Six More Years of Putin

Yesterday, Russia held presidential elections. In case you’re not in on the Russian political loop, Putin won. With over 60% of the vote. In second place was Zyuganov, the Communist candidate, with about 17%; and the other three candidates, Prokhorov (independent), Zhirinovsky (Liberal Democratic party), and Mironov (Just Russia) got less than 7% each.

Like last time, I went with Nils and Liv to the polling station in our university building to see what was up. There were more people this time than last, and also a fancy red carpet on the floor of the old gym where the voting took place. Emboldened by a full five months in Russia, I furtively took a few photos — not illegal, but still, I wasn’t sure whether it would be frowned upon.

Later that night, Nils came downstairs to watch the commentary on TV with Łukasz and me. There was a great post-election show on the supposedly pro-Putin First Channel, where a whole host of journalists, former politicians and spin doctors, foreign observers, opposition leaders, and others, gathered together to argue about what the election results mean. It went on for over three hours, and it was really interesting. All the losing candidates and some other people involved in the elections would come on and speak for five or ten minutes to the host of the show, and then they would leave and the others would respond.

They brought up a lot of things, insisting on widespread falsifications, carousels (bussing people from one polling place to another to vote multiple times), and on and on. One man declared that they needed to change the national anthem, bury Lenin, and get away from all the Soviet vocabulary still in the language. Another lamented, “unfortunately we have many idiots.” And then the foreign observers spoke up. These are people unconnected with Russia who attend the elections at a particular polling place and observe the proceedings, acting as an objective point of view regarding falsifications and transparency. Both the observers who spoke– an Italian woman and a Hungarian man who is an official of some sort from the EU– insisted that what they observed was completely honest and correct, and that the accusations of falsification were being overstated.

Those opinions came as a shock on a show that’s already pretty shocking by its openness, considering this same channel didn’t even mention the protests in December (after the Duma elections) until several days after they’d started, when Medvedev told them to. Today, watching the afternoon news, there were even more foreigners declaring the electoral process smooth and clean. There was an American with an awful Russian accent, whose mispronunciations suggested that he was reading a transliteration and didn’t actually speak a word of Russian. There was another man who spoke in English with an accent I couldn’t place, who said, “It is incorrect to say that everything went well; everything when wonderfully.” These come as an uncomfortable contrast to the long line of Russians repeating anecdotes and statistics about cases of fraud across the country. And after you think about it for a moment, they also come as a curiously subtle contrast to the vehement accusations of meddling that have been flung at the U.S. since the protests started in December. Maybe I’m just paranoid after living here for five months, but it feels like the Russians on TV are carefully being portrayed as over-emotional and radical in comparison with even-tempered Westerners who reiterate Putin’s tearful affirmation last night that “We won in a fair and clean battle!”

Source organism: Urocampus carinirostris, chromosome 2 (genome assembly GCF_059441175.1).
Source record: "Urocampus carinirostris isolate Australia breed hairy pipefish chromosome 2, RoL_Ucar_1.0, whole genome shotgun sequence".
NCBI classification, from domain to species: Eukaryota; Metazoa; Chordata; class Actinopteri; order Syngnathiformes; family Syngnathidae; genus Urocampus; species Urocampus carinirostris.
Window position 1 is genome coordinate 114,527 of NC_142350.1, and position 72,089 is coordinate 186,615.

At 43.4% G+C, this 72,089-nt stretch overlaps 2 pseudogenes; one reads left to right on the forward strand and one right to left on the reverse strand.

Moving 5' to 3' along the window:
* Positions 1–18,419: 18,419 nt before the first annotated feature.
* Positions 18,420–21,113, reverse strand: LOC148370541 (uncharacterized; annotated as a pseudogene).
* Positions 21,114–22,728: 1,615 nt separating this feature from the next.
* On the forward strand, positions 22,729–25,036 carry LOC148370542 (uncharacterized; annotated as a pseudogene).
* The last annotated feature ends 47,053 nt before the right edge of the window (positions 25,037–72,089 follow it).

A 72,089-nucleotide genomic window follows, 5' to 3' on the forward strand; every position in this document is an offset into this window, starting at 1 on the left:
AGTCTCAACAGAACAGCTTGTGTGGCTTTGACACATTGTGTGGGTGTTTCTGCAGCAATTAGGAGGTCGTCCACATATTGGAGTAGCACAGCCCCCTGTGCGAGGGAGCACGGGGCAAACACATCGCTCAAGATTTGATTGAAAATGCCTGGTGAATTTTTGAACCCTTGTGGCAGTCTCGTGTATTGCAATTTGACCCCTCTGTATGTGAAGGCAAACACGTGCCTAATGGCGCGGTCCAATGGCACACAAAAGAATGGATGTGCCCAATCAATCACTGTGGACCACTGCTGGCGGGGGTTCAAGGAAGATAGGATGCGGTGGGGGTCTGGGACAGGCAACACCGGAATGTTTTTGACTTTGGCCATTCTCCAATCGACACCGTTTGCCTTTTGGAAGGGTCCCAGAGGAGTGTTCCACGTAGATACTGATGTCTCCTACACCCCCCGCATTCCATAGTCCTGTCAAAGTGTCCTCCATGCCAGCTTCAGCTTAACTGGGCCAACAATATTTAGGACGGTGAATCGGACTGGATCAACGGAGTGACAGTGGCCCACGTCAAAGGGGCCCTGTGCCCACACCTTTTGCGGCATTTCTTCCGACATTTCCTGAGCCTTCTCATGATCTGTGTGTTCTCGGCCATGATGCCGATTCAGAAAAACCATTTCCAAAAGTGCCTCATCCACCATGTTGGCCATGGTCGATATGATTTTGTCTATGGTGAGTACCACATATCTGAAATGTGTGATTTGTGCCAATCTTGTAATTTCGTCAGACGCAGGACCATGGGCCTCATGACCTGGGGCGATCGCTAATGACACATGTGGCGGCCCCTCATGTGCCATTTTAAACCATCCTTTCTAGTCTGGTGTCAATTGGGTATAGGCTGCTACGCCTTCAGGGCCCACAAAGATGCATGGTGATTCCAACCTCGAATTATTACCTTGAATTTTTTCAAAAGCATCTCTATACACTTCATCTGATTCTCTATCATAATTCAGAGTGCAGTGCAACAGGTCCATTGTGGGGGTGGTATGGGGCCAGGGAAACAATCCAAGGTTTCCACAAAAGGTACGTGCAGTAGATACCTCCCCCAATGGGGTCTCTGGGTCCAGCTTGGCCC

Add to that the bantering radio hosts I heard on the bus today who asked, laughing, “Why does everyone think politics are so serious?” and you get the sinking feeling that the momentum that built up between the two elections is just going to peter out with this apparent failure.

Rays of hope for continued and increasing civic involvement include:

The consensus [more or less] that the issue is not whether there actually was falsification, but the fact that people believe there was falsification; the problem is the lack of faith in the government.

Before the election even happened, both opposition groups and pro-Putin groups had planned demonstrations. Tonight at 7pm there will be a protest in Pushkin Square in Moscow, and there was a Putin celebration on Manezh Sqaure last night. A protest in Arkhangelsk was also rumored, but I couldn’t find any details, and when I went looking for it today, it seemed nothing was going on. But on the news later, I saw that there had been a protest elsewhere in the city, attended by over 1,500 people, according to the police.

Certain things, such as the 99.76% of the vote Putin won in Chechnya, where ethnic tensions make such a number impossible to believe, must have some effect on even the most apathetic of citizens.

Further reading:

  • A fun interactive map that shows the percentages each candidate won in each region.
  • Sean Guillory’s nice, accessible article about the aftermath of the election results.
  • Live stream right now of the Honest Elections protest on Pushkin Square (which for some reason is showing the Putin supporters’ rally instead…)
  • Putin’s tearful victory speech last night.

2 thoughts on “Six More Years of Putin

  1. I can’t buy the Chechen vote, that’s like 99.75 percent of Iraqis voting for Bush. Either it’s flat out falsified, or there was a lot of vote tampering, preventing Chechens from voting but letting Russians vote, or throwing out ballots, something. Either way I’m calling bullshit on that one at least.

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